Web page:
Like the original, the film is set in Los Angeles around the basketball courts of Venice Beach. The main character is Kamal Allen (Sinqua Walls), a former college basketball star who had his career cut short, and is now trying to reclaim his former glory.

When Kamal is hustled by Jeremy (rapper Jack Harlow in his acting debut), a white dude who had to give up his own playing career and now makes money by challenging guys to pickup games and hiding the fact that he can really dunk, the two decide to team up on the court. The story finds them bumping up against each other while trying to revitalize their professional careers.

There are the obligatory subplots, with Kamal’s girlfriend Imani (Teyana Taylor) trying to save up enough money to open her own hair salon. Jeremy’s girlfriend Tatiana (Laura Harrier) also wants to advance her career as a dance choreographer, but she is stuck supporting him as his business ventures don’t pan out. The supporting cast includes the late Lance Reddick in one of his final roles as Kamal’s father, and the court side tag team of Vince Staples and Myles Bullock who do get in some mildly amusing one-liners

The biggest difference between the two versions of White Men Can’t Jump is that the remake adds more backstories to the characters and injects a dose of sentimentality into the story, while removing some of the darker aspects of the ‘92 version. The remake attempts to be more “progressive” by cleaning up some of the trash talking and grittier elements of the original, but this ironically only makes the film feel less relevant. Harlow also lacks Harrelson’s charismatic screen presence and natural charm, and it’s hard for anyone to match the firebrand energy that Snipes brought to the original.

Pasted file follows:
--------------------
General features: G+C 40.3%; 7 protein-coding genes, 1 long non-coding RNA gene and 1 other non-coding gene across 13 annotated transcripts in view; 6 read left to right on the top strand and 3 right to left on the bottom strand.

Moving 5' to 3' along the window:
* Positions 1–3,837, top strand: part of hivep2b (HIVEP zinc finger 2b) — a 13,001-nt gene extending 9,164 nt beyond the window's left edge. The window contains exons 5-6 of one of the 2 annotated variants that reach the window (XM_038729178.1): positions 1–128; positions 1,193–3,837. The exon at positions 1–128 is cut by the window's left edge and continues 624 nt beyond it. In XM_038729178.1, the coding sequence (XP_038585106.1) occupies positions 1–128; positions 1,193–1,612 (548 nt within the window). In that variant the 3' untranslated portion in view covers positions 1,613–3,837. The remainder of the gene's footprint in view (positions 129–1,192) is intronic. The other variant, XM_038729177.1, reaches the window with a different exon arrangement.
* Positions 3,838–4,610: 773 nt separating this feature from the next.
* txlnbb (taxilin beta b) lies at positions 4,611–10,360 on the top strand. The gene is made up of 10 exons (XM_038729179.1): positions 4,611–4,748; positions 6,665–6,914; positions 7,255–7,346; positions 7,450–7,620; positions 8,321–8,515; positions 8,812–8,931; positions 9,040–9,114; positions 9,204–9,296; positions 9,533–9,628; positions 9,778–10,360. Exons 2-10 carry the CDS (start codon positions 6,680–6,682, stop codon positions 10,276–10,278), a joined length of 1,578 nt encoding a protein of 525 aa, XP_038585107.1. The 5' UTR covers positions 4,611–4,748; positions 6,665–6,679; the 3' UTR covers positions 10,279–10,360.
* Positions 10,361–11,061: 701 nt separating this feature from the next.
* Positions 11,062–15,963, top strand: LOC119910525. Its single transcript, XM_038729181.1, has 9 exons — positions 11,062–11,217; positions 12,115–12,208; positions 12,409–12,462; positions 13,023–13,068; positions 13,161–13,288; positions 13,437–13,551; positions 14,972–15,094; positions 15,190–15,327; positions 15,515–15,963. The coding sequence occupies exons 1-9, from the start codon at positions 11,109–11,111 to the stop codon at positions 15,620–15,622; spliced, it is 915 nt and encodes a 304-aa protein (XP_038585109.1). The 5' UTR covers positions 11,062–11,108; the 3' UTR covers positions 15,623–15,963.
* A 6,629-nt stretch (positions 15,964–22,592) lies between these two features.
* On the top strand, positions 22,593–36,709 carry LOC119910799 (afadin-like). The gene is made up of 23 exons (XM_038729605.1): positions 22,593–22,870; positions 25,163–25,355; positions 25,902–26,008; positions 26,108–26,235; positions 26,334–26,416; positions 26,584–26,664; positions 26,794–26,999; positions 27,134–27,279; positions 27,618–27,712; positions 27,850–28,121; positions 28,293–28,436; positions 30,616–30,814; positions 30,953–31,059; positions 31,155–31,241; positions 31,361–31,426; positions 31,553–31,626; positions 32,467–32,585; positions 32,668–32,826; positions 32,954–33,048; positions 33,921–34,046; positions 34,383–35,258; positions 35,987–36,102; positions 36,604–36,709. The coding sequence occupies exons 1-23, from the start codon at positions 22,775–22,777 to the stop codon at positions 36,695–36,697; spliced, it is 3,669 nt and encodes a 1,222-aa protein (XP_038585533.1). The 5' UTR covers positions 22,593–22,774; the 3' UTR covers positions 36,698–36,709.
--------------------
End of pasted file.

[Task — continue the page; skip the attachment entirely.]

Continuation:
While it’s directed by Calmatic, a commercial and music video director who made his feature debut with the House Party remake released earlier this year, White Men Can’t Jump more closely bears the stamp of its co-writer and producer Kenya Barris, who created the sitcom Black-ish and its spinoffs. The film has a sitcomish feel to it, with its made-for-streaming sheen and jokes about modern race relations that we can hear coming from a mile away, and not much in the way of fresh new insights.

The style of humour and mixed race buddy comedy elements also hue closely to Barris’ own directorial debut You People (which was just released on Netflix in January). This is all to say that White Men Can’t Jump feels somewhat stale and derivative, and not just of the 1992 film that preceded it. This is a mostly toothless and almost instantly forgettable remake that struggles to really get off the ground.

(L-R): Jack Harlow as Jeremy and Sinqua Walls as Kamal in 20th Century Studios’ WHITE MEN CAN’T JUMP, exclusively on Hulu. Photo by Parrish Lewis. © 2023 20th Century Studios. All Rights Reserved.

White Men Can’t Jump will be available to stream exclusively on Disney+ in Canada as of May 19th.

4K Ultra HD Review: Flashdance: 40th Anniversary

May 16, 2023

By John Corrado

The iconic 1983 dance movie Flashdance is celebrating its 40th anniversary this year, and Paramount is releasing the film for the first time in 4K Ultra HD this month.

Directed by Adrian Lyne (a commercial director making his feature debut), and produced by Jerry Bruckheimer, the film centres around Alex (Jennifer Beals), a working class girl in Pittsburgh who works by day on construction sites as a welder, and as an exotic dancer by night.